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Assessing Teachers' Beliefs about Social and Emotional Learning
Journal of Psychoeducational Assessment
Format: Journal Article
Publication Year: 2012
Pages: 219 - 236
Source ID: shanti-sources-90551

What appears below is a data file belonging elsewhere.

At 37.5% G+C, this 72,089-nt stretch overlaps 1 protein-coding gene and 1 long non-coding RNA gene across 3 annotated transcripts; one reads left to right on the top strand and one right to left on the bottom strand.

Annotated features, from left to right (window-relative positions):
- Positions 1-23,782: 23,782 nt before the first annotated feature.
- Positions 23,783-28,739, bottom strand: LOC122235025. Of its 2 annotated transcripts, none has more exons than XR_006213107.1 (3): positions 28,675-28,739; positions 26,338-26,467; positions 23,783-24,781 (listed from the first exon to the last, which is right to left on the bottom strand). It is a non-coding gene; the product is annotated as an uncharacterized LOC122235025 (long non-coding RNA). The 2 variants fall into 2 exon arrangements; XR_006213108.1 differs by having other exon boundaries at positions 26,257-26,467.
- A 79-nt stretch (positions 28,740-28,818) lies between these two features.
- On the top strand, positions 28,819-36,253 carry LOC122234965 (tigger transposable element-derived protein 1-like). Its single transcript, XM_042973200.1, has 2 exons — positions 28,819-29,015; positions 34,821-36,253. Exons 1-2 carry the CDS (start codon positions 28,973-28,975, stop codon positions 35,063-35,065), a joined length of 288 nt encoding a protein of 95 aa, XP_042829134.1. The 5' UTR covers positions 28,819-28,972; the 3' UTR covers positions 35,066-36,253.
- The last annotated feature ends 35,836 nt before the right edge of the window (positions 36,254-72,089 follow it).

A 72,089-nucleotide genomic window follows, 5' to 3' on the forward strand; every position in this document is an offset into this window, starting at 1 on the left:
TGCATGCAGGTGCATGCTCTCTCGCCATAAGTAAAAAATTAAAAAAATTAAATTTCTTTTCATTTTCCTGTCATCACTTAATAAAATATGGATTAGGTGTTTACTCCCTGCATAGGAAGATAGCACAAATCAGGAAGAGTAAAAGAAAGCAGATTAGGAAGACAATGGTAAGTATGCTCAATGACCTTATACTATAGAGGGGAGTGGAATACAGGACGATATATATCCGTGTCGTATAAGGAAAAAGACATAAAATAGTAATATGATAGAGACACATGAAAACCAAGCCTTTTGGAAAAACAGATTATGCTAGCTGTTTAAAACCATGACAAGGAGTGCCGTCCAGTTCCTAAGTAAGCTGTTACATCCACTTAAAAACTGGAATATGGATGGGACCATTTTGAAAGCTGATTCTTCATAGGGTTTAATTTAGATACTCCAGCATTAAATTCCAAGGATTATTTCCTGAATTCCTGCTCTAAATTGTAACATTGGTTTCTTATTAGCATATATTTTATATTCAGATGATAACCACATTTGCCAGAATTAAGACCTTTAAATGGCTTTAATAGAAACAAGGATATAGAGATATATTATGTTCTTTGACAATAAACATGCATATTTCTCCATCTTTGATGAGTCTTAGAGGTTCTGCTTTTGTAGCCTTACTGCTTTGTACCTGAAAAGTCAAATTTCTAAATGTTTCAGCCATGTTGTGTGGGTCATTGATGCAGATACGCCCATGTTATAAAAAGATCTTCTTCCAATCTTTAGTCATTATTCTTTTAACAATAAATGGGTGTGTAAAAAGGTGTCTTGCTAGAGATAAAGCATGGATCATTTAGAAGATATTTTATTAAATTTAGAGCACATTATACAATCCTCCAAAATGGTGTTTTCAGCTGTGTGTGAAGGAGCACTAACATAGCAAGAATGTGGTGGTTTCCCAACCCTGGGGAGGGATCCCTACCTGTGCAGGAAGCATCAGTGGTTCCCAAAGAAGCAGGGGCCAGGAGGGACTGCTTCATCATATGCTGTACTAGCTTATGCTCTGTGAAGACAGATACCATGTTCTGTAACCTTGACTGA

Abstract: Teachers are the primary implementers of social and emotional learning (SEL) programs. Their beliefs about SEL likely influence program delivery, evaluation, and outcomes. A simple tool for measuring these beliefs could be used by school administrators to determine school readiness for SEL programming and by researchers to better understand teacher variables that impact implementation fidelity and program outcomes. In a two-phase study, we developed and then validated a parsimonious measure of teachers' beliefs about SEL. In Phase 1, survey items were administered to 935 teachers and subjected to both exploratory and confirmatory factor analysis, resulting in three reliable scales pertaining to teachers' "comfort" with teaching SEL, "commitment" to learning about SEL, and perceptions about whether their school "culture" supports SEL. Phase 2 provided evidence for the concurrent and predictive validity of the scales with a subsample of teachers implementing an SEL program as part of a randomized controlled trial. The discussion focuses on the value of measuring teachers' beliefs about SEL from both researcher and practitioner perspectives. (Contains 1 note, 3 tables, and 1 figure.)